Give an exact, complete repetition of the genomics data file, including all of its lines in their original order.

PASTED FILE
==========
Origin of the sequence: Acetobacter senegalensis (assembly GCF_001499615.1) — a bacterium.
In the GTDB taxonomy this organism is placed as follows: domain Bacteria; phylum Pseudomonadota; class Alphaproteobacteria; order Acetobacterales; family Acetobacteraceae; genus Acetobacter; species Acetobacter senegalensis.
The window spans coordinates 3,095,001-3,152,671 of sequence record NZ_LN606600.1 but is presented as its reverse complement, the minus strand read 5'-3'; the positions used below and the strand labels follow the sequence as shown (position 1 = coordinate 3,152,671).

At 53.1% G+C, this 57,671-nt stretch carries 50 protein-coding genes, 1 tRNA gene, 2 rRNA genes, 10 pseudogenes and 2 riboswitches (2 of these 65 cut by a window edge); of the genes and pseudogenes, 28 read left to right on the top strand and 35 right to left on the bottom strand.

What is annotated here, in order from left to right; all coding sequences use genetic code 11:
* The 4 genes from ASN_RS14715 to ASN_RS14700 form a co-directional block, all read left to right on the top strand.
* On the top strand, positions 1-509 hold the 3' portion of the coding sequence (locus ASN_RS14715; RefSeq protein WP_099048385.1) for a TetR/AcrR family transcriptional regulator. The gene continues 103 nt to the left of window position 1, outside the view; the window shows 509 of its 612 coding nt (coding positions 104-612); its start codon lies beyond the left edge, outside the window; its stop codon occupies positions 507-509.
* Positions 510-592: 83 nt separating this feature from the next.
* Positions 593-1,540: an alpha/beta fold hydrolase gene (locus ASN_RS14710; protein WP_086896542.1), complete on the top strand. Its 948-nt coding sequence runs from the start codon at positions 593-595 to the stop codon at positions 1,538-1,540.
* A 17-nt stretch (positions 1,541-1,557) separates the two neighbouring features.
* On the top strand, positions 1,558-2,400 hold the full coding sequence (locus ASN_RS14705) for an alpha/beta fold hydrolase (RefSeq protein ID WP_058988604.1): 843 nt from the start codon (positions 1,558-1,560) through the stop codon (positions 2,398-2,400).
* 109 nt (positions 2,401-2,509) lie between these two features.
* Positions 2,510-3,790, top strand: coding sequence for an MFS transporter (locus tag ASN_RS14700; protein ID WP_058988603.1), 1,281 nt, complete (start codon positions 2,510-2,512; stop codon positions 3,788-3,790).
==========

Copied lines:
Origin of the sequence: Acetobacter senegalensis (assembly GCF_001499615.1) — a bacterium.
In the GTDB taxonomy this organism is placed as follows: domain Bacteria; phylum Pseudomonadota; class Alphaproteobacteria; order Acetobacterales; family Acetobacteraceae; genus Acetobacter; species Acetobacter senegalensis.
The window spans coordinates 3,095,001-3,152,671 of sequence record NZ_LN606600.1 but is presented as its reverse complement, the minus strand read 5'-3'; the positions used below and the strand labels follow the sequence as shown (position 1 = coordinate 3,152,671).

At 53.1% G+C, this 57,671-nt stretch carries 50 protein-coding genes, 1 tRNA gene, 2 rRNA genes, 10 pseudogenes and 2 riboswitches (2 of these 65 cut by a window edge); of the genes and pseudogenes, 28 read left to right on the top strand and 35 right to left on the bottom strand.

What is annotated here, in order from left to right; all coding sequences use genetic code 11:
* The 4 genes from ASN_RS14715 to ASN_RS14700 form a co-directional block, all read left to right on the top strand.
* On the top strand, positions 1-509 hold the 3' portion of the coding sequence (locus ASN_RS14715; RefSeq protein WP_099048385.1) for a TetR/AcrR family transcriptional regulator. The gene continues 103 nt to the left of window position 1, outside the view; the window shows 509 of its 612 coding nt (coding positions 104-612); its start codon lies beyond the left edge, outside the window; its stop codon occupies positions 507-509.
* Positions 510-592: 83 nt separating this feature from the next.
* Positions 593-1,540: an alpha/beta fold hydrolase gene (locus ASN_RS14710; protein WP_086896542.1), complete on the top strand. Its 948-nt coding sequence runs from the start codon at positions 593-595 to the stop codon at positions 1,538-1,540.
* A 17-nt stretch (positions 1,541-1,557) separates the two neighbouring features.
* On the top strand, positions 1,558-2,400 hold the full coding sequence (locus ASN_RS14705) for an alpha/beta fold hydrolase (RefSeq protein ID WP_058988604.1): 843 nt from the start codon (positions 1,558-1,560) through the stop codon (positions 2,398-2,400).
* 109 nt (positions 2,401-2,509) lie between these two features.
* Positions 2,510-3,790, top strand: coding sequence for an MFS transporter (locus tag ASN_RS14700; protein ID WP_058988603.1), 1,281 nt, complete (start codon positions 2,510-2,512; stop codon positions 3,788-3,790).